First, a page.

That ended up being millions of apps not hundreds.

Mark Zuckerberg

The best way to sum up Facebook is that the only constant is change. As with Apple, there are many examples of Facebook going strongly in a particular direction then pivoting as trends begin to change. The most popular story being the tale of how Facebook went from a popular desktop site which treated mobile as an afterthought to being the world’s most popular mobile app. Key excerpts from Mashable’s article on the turnaround include

We took a bad bet,” the Facebook CEO said during last week’s TechCrunch Disrupt conference in San Francisco. “Our legacy as a company was building this big website and focusing on being able to develop for the web. So naturally we tried to look at things and see if we could build an HTML5 system for across these different platforms and we just realized pretty quickly that we weren’t going to get the quality level that we needed.

When Facebook decided to revamp its mobile approach last summer, Zuckerberg refocused the company, giving each team mobile engineers and developers so that updates and new features could be built with the mobile experience in mind. “[Mark] said, ‘You know, we need to think about maybe putting mobile first and being a mobile-first company,’”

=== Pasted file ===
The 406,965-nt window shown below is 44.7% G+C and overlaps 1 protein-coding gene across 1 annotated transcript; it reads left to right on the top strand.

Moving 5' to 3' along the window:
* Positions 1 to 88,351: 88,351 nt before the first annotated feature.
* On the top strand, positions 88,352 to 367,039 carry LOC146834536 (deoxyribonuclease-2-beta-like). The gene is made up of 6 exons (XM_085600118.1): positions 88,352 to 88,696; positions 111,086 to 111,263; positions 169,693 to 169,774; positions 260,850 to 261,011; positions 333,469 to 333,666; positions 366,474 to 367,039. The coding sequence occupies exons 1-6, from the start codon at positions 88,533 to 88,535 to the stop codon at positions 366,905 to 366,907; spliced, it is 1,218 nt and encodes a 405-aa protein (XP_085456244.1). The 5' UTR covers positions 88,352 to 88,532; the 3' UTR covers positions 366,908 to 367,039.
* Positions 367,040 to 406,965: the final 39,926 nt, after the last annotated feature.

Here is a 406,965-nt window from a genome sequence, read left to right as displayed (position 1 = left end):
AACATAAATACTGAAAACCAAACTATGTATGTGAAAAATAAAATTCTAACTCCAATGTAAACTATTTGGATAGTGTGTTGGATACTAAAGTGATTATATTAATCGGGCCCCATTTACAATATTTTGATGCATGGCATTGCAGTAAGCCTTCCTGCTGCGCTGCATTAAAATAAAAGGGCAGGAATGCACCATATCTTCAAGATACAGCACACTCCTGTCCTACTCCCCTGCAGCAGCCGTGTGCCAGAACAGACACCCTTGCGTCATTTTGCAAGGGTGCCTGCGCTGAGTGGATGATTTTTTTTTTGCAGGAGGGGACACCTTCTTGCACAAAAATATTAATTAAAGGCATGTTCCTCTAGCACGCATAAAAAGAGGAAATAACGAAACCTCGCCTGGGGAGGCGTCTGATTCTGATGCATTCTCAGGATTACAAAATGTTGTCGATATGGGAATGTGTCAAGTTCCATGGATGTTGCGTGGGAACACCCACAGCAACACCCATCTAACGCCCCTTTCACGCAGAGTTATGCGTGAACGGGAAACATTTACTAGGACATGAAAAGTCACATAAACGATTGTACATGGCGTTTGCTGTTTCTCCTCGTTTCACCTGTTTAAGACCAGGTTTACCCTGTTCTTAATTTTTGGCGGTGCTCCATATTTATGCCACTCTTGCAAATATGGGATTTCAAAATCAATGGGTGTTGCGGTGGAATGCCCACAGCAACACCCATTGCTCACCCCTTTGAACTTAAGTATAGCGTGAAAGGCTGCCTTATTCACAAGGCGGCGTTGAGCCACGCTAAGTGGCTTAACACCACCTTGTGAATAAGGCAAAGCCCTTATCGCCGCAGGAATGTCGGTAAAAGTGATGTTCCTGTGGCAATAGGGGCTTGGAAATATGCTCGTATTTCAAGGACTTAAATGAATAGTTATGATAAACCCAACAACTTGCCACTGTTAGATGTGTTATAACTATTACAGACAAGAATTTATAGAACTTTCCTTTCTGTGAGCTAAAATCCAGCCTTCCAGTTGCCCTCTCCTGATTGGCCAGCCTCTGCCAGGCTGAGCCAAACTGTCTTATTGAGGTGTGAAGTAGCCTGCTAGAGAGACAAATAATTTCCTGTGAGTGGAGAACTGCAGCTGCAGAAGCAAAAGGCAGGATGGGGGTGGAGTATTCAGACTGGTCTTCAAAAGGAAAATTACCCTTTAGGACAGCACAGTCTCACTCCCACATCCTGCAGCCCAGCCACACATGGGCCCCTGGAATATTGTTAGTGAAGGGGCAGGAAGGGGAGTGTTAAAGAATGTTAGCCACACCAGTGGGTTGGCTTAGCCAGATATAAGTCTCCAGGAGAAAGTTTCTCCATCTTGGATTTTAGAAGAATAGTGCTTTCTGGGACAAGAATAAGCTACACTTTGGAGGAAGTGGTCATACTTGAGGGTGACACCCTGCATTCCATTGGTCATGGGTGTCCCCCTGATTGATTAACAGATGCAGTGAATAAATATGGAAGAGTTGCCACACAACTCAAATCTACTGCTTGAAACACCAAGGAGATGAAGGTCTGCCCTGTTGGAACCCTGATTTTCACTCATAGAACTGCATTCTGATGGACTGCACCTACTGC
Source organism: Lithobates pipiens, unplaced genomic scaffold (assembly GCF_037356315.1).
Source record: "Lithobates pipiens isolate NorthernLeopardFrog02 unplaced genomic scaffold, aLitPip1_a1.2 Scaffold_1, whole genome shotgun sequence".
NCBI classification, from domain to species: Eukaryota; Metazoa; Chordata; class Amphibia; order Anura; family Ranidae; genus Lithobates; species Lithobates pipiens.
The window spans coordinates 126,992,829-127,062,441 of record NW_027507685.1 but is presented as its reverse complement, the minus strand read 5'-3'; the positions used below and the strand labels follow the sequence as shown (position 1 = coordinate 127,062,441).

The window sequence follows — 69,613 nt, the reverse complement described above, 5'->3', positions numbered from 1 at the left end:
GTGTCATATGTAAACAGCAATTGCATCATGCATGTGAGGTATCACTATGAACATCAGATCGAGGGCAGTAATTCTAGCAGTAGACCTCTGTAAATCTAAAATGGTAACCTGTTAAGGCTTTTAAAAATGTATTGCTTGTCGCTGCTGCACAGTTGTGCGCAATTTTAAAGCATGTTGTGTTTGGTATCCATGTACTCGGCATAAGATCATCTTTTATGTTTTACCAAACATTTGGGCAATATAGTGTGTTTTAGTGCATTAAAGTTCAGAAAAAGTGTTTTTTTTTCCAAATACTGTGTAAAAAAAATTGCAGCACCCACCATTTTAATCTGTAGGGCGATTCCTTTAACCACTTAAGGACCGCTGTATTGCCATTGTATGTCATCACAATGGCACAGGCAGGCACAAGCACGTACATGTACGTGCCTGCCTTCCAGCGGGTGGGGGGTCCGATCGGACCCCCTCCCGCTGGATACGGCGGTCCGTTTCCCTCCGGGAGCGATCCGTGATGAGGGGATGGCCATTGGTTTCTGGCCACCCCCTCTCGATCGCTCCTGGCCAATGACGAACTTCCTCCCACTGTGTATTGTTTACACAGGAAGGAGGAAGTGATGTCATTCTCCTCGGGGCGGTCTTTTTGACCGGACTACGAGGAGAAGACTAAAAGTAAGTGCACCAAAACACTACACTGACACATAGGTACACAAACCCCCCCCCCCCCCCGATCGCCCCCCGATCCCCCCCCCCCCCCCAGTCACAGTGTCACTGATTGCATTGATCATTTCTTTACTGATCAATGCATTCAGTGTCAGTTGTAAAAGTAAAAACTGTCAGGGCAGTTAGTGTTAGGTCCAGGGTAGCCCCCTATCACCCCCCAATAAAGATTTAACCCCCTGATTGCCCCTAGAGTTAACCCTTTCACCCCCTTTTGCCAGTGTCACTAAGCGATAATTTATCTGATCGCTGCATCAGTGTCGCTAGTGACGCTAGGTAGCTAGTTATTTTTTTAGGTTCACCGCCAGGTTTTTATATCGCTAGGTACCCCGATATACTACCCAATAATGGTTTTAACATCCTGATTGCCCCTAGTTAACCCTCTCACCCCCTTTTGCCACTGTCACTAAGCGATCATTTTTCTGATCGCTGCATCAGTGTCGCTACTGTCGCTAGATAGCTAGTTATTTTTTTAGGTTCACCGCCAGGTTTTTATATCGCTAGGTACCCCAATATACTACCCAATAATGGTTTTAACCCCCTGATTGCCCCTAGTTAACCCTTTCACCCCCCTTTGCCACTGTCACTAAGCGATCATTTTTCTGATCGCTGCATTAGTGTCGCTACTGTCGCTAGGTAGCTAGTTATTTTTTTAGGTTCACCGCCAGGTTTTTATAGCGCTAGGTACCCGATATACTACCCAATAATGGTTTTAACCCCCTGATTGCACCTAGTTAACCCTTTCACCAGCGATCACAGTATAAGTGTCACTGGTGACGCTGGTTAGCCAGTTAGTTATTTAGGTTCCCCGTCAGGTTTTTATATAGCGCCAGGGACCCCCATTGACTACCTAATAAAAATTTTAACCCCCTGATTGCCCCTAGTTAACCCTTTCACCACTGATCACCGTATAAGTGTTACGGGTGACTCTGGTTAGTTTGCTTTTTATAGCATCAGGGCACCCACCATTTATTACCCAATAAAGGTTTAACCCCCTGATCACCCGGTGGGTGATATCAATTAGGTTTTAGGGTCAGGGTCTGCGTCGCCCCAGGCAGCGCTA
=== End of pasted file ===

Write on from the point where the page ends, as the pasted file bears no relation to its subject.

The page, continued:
Facebook has since put hundreds of engineers through week-long iOS and Android classes on campus, Ondrejka said, and updates to the native apps come each month instead of three to four times a year.

A similar pivot can be observed in Facebook’s approach to sharing. For a long time Facebook was focused on its users sharing as much as possible with as many people as possible but over time has changed that position slowly first by rethinking some default permissions and earlier this year started to prioritize posts from your friends over news sites.

However the direction implied from their most recent earnings call is the biggest indication of how far Facebook has swung. During that call we learn from CEO Mark Zuckerberg that

We’re seeing the way people connect shifting to private messaging and Stories. We have great products here that people love, but it will take some time for our business to catch up to our community growth…Public sharing will always be very important, but people increasingly want to share privately too, and that includes both just smaller audiences with Messaging and ephemerally with Stories. People feel more comfortable being themselves when they know their content will only be seen by a smaller group and when their content won’t stick around forever. Messaging and Stories make up the vast majority of growth in the sharing that we are seeing.

This is a markedly different direction from what we’ve come to expect from Facebook and it’s clear they are going in this direction full force. A strong opinion, weakly held.

Now Playing: Kap G — Marvelous Day



Dare Obasanjo

"Everything you touch you change. Everything you change, changes you" - Octavia Butler, Parable of the Sower